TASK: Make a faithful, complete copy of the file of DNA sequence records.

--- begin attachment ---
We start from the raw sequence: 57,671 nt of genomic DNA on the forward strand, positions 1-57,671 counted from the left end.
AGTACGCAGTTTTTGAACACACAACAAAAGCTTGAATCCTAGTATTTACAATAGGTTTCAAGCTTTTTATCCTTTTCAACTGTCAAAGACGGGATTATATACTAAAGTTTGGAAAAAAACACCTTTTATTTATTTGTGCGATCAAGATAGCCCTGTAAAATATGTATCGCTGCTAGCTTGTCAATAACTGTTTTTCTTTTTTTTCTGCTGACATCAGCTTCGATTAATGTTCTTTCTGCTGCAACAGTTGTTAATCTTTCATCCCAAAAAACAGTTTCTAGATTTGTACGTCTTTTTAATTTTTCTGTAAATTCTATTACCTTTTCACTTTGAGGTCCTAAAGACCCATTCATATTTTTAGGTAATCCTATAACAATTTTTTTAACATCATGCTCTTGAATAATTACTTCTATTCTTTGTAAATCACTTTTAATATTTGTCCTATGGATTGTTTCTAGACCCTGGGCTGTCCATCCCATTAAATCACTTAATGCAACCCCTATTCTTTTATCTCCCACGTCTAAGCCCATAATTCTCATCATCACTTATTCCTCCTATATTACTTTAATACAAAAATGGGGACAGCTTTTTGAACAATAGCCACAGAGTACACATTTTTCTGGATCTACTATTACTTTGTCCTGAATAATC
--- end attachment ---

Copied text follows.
We start from the raw sequence: 57,671 nt of genomic DNA on the forward strand, positions 1-57,671 counted from the left end.
AGTACGCAGTTTTTGAACACACAACAAAAGCTTGAATCCTAGTATTTACAATAGGTTTCAAGCTTTTTATCCTTTTCAACTGTCAAAGACGGGATTATATACTAAAGTTTGGAAAAAAACACCTTTTATTTATTTGTGCGATCAAGATAGCCCTGTAAAATATGTATCGCTGCTAGCTTGTCAATAACTGTTTTTCTTTTTTTTCTGCTGACATCAGCTTCGATTAATGTTCTTTCTGCTGCAACAGTTGTTAATCTTTCATCCCAAAAAACAGTTTCTAGATTTGTACGTCTTTTTAATTTTTCTGTAAATTCTATTACCTTTTCACTTTGAGGTCCTAAAGACCCATTCATATTTTTAGGTAATCCTATAACAATTTTTTTAACATCATGCTCTTGAATAATTACTTCTATTCTTTGTAAATCACTTTTAATATTTGTCCTATGGATTGTTTCTAGACCCTGGGCTGTCCATCCCATTAAATCACTTAATGCAACCCCTATTCTTTTATCTCCCACGTCTAAGCCCATAATTCTCATCATCACTTATTCCTCCTATATTACTTTAATACAAAAATGGGGACAGCTTTTTGAACAATAGCCACAGAGTACACATTTTTCTGGATCTACTATTACTTTGTCCTGAATAATC